Traditional couscous has been around, some believe, since the 9th century, but Israeli couscous is just a baby. It only came into existence in the 1950’s. Following the War of Independence in 1948, many immigrants arrived in the newly formed country from all over the Middle East. Most of them relied on rice as a staple in their cuisine, but there were rice shortages. Israel’s first Prime Minister, David Ben-Gurion, asked the Osem food company to develop something that they could substitute for their beloved rice. They created “Ptitim“. It was nicknamed Ben Gurion rice, since it was originally extruded in the shape of rice grains. They later introduced a round version which they called Israeli couscous.

This delicious salad is my adaptation of a Cook’s Illustrated recipe. I have only made a slight change. I substituted ricotta salata for the feta cheese they suggested. I prefer the drier texture and less salty taste of ricotta salata. Many Italian grocers carry it. Feel free to use feta if you like, or even some crumbled goat cheese, if that’s your thing.

Begin with pickling the shallots. Nothing too complicated here. You will need red wine vinegar, sugar, a pinch of salt and some thinly sliced shallots. ingredients for picklingSimmer vinegar, sugar and salt until the sugar dissolves. Add shallots, turn off heat, cover pot and let macerate for 30 minutes. That’s it. I always thought pickling was so complicated. pickling shallotsTo properly cook Israeli couscous, begin by sauteeing in a bit of olive oil until about half the grains turn brown. Then add water and a pinch of salt and bring to a boil. Reduce to a simmer and cook covered for 12 minutes. The ratio of Israeli couscous to water is 1:1.25.  (For every cup of couscous, add 1¼ cups water)toasted cous cousOnce cooked, spread couscous out on a baking sheet to allow it to cool before tossing with other salad ingredients. cooling couscousPrepare the dressing. The mild flavour of couscous can stand up to a bracing dressing of Dijon, lemon juice, red pepper flakes and olive oil.making dressingThen it’s simply a matter of assembly. I thawed some green peas (no cooking necessary), drained the pickled shallots, washed some baby arugula and mint, toasted and chopped pistachios and diced up the cheese. Sugar snap peas or asparagus would also be excellent friends with this salad. ready to assembleI loved the combination of all these ingredients. Chewy, nutty couscous, bitter arugula, sweet mint, crunchy pistachios, salty cheese and the zingy pickled shallots. Each bite had me craving more. in white bowl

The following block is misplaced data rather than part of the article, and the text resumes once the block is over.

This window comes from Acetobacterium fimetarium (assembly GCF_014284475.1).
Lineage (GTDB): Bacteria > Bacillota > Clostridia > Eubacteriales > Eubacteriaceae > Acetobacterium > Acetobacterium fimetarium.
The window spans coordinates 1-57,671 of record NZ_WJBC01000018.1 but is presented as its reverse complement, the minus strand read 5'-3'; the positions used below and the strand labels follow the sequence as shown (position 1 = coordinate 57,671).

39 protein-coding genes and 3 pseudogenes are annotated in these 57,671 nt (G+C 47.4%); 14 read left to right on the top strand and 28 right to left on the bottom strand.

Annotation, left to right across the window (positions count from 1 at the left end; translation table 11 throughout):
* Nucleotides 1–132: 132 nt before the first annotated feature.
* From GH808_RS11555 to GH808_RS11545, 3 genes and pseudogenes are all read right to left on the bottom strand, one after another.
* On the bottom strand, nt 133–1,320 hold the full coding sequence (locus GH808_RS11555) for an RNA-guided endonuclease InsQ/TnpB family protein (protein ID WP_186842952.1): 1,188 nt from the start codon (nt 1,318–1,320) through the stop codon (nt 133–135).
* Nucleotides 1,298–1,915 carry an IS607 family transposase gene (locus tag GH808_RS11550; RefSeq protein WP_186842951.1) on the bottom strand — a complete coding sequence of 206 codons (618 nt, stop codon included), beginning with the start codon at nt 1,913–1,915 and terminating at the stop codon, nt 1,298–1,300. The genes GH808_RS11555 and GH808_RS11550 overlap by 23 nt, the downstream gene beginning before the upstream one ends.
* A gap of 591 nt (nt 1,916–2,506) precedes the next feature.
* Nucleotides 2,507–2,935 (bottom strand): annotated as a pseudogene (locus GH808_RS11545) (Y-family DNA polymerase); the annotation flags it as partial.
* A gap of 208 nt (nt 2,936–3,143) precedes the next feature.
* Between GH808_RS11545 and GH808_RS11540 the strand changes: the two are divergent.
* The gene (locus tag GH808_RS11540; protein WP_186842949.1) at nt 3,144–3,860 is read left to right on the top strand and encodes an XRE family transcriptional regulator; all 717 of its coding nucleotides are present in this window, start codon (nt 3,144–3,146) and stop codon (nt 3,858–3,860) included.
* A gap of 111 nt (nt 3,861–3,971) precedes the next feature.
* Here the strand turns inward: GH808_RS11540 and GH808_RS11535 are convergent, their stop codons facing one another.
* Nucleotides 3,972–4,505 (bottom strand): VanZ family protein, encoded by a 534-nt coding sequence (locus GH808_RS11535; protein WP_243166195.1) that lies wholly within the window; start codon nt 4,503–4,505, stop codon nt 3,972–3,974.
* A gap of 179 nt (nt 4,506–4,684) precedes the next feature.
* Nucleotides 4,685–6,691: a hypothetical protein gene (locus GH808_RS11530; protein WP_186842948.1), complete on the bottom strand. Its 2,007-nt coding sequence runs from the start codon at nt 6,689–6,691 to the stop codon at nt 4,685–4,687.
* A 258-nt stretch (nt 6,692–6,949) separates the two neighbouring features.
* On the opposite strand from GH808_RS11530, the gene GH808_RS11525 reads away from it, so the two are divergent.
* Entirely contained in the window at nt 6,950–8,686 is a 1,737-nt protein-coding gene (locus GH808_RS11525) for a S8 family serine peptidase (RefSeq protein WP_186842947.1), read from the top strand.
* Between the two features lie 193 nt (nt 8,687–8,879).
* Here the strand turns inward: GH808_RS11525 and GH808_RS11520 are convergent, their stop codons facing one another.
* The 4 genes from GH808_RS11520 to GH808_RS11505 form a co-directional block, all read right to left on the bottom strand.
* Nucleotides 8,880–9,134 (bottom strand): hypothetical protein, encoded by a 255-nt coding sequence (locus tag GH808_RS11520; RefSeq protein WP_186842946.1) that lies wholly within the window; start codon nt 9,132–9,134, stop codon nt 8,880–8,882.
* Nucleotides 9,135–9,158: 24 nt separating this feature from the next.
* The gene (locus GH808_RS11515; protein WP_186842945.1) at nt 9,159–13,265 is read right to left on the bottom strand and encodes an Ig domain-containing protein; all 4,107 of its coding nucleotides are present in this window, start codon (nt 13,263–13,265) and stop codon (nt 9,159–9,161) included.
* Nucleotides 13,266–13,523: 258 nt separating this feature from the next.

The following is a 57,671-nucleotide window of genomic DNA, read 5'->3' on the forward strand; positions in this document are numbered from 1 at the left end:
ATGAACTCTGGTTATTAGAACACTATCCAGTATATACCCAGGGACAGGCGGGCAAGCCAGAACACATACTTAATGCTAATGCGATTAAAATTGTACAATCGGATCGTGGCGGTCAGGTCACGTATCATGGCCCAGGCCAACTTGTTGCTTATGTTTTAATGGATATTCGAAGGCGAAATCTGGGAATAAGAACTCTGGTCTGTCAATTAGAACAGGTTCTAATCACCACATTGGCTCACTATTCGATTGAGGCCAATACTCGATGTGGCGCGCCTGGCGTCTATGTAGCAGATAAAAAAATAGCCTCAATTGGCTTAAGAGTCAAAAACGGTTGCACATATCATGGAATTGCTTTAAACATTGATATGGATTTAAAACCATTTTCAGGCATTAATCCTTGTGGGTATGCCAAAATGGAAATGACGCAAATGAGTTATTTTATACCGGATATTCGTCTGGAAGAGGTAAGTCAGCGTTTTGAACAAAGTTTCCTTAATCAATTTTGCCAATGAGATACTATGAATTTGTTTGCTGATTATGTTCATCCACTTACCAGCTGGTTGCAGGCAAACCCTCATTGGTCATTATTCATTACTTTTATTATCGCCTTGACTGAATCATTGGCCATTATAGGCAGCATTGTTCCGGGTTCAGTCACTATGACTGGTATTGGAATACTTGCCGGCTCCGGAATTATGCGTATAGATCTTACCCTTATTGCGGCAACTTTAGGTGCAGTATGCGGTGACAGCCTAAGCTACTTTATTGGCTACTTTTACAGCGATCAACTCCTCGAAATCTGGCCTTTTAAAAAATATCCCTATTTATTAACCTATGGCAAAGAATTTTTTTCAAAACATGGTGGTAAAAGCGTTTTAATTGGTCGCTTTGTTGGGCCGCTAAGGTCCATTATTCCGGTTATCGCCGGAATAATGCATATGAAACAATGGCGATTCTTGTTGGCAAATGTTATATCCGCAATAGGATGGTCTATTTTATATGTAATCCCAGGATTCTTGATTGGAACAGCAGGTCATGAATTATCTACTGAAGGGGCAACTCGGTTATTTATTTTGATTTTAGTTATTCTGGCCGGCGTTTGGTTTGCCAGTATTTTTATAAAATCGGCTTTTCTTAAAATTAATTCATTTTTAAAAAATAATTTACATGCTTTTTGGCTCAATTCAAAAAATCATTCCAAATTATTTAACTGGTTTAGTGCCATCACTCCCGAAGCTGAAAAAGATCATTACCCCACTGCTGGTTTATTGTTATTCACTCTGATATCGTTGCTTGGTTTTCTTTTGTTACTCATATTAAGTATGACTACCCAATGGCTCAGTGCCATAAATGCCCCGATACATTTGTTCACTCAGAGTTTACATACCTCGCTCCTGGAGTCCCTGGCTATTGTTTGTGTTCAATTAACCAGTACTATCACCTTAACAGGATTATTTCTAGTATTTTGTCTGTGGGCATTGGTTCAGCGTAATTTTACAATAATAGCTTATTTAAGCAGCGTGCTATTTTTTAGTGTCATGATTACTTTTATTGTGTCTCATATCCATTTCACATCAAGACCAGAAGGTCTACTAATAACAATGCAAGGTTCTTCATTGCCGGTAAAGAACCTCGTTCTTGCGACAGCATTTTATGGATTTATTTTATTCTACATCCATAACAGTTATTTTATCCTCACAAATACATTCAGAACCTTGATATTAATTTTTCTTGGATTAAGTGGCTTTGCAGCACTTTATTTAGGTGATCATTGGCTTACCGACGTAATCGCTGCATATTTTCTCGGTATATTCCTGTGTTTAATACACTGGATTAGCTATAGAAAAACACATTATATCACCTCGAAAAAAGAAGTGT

Click here to print recipe for Israeli Cous Cous with Pickled Shallots Peas, Mint and Ricotta Salata.

in green bowl 2

On the first night of Chanukah: Pecan Toffee Squares

pecan toffee bars stacked up 625 sqOn the first night of Chanukah I baked Pecan Toffee Squares for my true love. He thought they were pretty fantastic. I mean, what’s not to love? Buttery, crumbly shortbread base, crunchy toasted pecans in a sticky toffee filling, topped with a drizzle of milk chocolate and a light sprinkling of coarse salt, because that’s how we roll around here.ready to bakeHere’s a quick tutorial on how to line a baking pan with parchment paper.